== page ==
Where Do We Go Now? Film Review (Lebanon)

Directed by Nadine Labaki; 2011

Where Do We Go Now? opens on an unremarkable dirt road. A group of women hugs the frame tightly. They are of all shapes and sizes — young and old, supermodel beautiful and commoner modest — and upon first glance, their only shared quality is that they are all clad in black. Director Nadine Labaki slowly begins to focus on each woman, in succession, and it becomes apparent that the most subtle difference – the degree to which each woman is veiled – is the real point of focus. Some have their hair completely covered while others are not covered at all; yet all are approaching the camera in mutual accord. Their facial expressions are severe, but their movements are choreographed in a tragically unaware fashion, like a pop routine slapped together with little focus on details and timing. Is their march is a bitter funeral procession or a dance celebration? Is it a Lebanese cultural convention or a joke on the viewer? One can’t be sure, with the arid landscape devoid of reference points.

Where Do We Go Now? begins and ends in the same location, with moments of disagreement and peace sprinkled in-between. A host of cast members and stories are told simultaneously, with few singled out as the major players. Instead, all are united by one central theme – religion – and Where Do We Go Now? carries on to share all of religion’s beauties and tragedies, in equal measure.


When a peaceful village finally receives consistent television reception, its residents gather in communion to enjoy the perks of reliable outside influence. It’s a simple pleasure that grows more complex with every viewing session, and the villagers begin to quarrel about the appropriateness of Western media content. While flipping through channels in haste, they stop briefly on a news station and learn that religious tensions between Muslims and Christians are building elsewhere in Lebanon. The villagers, Muslims and Christians who have always lived side-by-side in harmony, are left to decide whether they should turn a blind eye to the conflicts or become swept up in the energies themselves.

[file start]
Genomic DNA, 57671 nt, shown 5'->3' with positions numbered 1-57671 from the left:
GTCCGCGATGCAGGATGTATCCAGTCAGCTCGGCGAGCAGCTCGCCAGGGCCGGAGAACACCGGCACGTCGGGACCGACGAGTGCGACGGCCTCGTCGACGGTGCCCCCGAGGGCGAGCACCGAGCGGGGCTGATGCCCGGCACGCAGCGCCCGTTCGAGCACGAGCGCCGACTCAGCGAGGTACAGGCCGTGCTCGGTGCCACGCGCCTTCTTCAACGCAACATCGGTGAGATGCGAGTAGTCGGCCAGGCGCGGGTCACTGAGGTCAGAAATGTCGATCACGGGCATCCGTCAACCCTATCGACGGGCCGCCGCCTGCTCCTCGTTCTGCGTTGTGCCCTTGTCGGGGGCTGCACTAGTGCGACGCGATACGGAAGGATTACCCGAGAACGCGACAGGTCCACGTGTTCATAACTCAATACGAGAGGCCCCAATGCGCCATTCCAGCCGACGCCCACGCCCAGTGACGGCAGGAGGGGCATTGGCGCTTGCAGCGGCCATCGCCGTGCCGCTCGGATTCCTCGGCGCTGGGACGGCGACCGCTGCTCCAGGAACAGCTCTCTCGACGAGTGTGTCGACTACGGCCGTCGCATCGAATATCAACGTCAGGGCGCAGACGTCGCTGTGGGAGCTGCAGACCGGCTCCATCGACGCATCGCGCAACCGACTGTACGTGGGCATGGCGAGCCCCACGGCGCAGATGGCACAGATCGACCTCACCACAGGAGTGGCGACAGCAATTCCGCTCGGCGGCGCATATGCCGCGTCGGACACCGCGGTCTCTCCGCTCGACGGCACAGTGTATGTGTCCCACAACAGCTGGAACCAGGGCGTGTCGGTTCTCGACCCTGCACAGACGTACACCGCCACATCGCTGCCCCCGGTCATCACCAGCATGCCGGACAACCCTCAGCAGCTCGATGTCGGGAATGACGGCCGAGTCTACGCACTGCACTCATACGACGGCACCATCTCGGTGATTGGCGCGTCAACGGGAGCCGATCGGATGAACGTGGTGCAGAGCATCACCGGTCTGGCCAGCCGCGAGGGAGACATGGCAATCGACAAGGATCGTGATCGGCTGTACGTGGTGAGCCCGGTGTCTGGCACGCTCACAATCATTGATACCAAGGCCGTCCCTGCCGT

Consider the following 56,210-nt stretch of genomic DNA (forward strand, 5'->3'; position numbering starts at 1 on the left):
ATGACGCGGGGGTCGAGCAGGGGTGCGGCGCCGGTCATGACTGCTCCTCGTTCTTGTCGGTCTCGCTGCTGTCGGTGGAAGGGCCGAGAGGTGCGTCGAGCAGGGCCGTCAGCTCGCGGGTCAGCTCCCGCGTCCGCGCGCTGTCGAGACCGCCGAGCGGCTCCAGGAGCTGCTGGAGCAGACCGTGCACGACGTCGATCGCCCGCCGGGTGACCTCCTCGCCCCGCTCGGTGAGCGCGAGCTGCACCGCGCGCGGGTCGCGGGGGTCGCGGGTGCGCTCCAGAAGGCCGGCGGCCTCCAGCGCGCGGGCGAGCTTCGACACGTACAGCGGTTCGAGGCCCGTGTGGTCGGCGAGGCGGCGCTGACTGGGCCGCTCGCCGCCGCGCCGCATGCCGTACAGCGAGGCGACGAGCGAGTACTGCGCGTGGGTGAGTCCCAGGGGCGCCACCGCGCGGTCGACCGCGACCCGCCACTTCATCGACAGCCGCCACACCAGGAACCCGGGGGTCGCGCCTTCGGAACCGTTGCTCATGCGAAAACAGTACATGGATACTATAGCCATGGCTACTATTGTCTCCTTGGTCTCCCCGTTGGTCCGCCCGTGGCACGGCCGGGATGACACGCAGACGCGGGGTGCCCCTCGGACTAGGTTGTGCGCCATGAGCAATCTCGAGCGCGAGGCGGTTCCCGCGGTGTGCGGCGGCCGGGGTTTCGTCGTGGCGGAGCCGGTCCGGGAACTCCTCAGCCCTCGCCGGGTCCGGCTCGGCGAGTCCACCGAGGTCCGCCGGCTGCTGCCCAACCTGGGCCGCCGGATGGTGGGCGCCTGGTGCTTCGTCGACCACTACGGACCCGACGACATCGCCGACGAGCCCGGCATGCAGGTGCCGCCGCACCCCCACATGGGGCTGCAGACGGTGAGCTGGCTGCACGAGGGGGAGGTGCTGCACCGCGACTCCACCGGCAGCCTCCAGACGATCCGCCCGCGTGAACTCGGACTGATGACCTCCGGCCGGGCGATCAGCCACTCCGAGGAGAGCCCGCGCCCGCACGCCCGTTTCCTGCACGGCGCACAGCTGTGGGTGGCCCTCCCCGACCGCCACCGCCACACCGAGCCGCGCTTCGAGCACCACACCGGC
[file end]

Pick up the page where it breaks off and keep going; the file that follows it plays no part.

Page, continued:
A series of unfortunate misunderstandings ensue after the seed of doubt is planted. The once-peaceful village finds itself the site of finger-pointing accusations and ostentatious male displays of bravado. Overlooked all the while – not by the film, but by the film’s hot-headed male characters – is a group of females who work silently as a peacekeeping force. Their meddling tactics run from the absolutely ridiculous (hiring Ukranian dancers to distract their husbands, faking divine intervention, etc.) to the tragically desperate. Absurdities reminiscent of those from Delicatessen are seen during the film’s more manic moments – but these moments never carry on for too long, as they are balanced often by serious emotional wake-up calls.

Where Do We Go Now? is a brilliant hybrid of comedy and drama that embraces heart-wrenching sadness and laugh-out-loud hilarity with equal restraint. It is a poignant reminder that even the most tragic of moments can contain glimmers of light, and that light can shine through tragedy.


Written by
Vee Hua 華婷婷

Vee Hua 華婷婷 (they/them) is a writer, filmmaker, and organizer with semi-nomadic tendencies. Much of their work unifies their metaphysical interests with their belief that art can positively transform the self and society. They are the Editor-in-Chief of REDEFINE, Interim Managing Editor of South Seattle Emerald, and Co-Chair of the Seattle Arts Commission. They also previously served as the Executive Director of the interdisciplinary community hub, Northwest Film Forum, where they played a key role in making the space more welcoming and accessible for diverse audiences.

Vee has two narrative short films. Searching Skies (2017) touches on Syrian refugee resettlement in the United States; with it, they helped co-organize The Seventh Art Stand, a national film and civil rights discussion series against Islamophobia. Reckless Spirits (2022) is a metaphysical, multi-lingual POC buddy comedy for a bleak new era, in anticipation of a feature-length project.

Vee is passionate about cultural space, the environment, and finding ways to covertly and overtly disrupt oppressive structures. They also regularly share observational human stories through their storytelling newsletter, RAMBLIN’ WITH VEE!, and are pursuing a Master’s in Tribal Resource and Environmental Stewardship under the Native American Studies Department at the University of Minnesota.

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Written by Vee Hua 華婷婷
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